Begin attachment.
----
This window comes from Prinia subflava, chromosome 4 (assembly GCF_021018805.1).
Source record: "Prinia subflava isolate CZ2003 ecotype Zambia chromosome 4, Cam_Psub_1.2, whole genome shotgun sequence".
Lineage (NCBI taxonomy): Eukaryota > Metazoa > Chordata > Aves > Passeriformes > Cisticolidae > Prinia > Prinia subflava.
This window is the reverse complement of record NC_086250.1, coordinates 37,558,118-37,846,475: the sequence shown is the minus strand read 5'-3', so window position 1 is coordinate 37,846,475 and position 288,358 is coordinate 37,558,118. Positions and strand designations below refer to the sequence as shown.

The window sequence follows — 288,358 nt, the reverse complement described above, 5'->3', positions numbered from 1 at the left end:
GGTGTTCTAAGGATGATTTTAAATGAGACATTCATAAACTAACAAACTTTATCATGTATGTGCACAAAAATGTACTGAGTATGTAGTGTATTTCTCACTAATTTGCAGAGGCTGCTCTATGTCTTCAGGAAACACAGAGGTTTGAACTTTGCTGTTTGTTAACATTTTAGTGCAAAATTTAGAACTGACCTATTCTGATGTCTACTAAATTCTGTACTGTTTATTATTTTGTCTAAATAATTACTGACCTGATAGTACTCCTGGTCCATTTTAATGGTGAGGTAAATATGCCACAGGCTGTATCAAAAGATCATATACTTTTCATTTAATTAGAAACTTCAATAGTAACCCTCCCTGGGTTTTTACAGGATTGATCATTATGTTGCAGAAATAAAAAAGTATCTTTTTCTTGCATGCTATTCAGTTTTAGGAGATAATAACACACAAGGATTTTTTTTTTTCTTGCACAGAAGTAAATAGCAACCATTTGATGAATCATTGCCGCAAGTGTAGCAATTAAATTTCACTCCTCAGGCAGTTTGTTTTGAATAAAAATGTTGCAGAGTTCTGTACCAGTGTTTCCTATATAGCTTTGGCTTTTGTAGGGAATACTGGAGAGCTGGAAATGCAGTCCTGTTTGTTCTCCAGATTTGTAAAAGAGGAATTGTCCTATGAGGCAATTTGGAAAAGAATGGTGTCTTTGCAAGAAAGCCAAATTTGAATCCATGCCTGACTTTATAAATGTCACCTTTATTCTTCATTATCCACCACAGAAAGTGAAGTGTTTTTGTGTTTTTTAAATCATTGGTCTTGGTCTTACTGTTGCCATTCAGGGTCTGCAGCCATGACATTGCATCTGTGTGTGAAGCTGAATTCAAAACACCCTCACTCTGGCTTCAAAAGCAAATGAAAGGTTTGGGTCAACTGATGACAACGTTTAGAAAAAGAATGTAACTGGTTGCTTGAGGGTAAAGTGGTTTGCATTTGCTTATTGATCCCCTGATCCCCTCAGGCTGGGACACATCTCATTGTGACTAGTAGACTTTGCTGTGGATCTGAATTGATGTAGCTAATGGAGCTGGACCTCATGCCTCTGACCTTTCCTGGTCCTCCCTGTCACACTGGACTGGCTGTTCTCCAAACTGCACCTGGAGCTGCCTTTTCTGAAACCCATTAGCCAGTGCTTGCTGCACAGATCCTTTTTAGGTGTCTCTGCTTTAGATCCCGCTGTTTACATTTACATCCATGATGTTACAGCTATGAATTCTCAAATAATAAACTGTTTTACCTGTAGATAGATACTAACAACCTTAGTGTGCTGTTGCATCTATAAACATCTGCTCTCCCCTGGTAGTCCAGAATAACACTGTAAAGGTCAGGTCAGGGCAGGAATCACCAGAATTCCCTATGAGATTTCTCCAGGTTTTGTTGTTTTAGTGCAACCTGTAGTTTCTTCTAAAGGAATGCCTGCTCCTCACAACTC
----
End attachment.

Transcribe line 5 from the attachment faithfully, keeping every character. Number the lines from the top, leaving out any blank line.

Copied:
The window sequence follows — 288,358 nt, the reverse complement described above, 5'->3', positions numbered from 1 at the left end: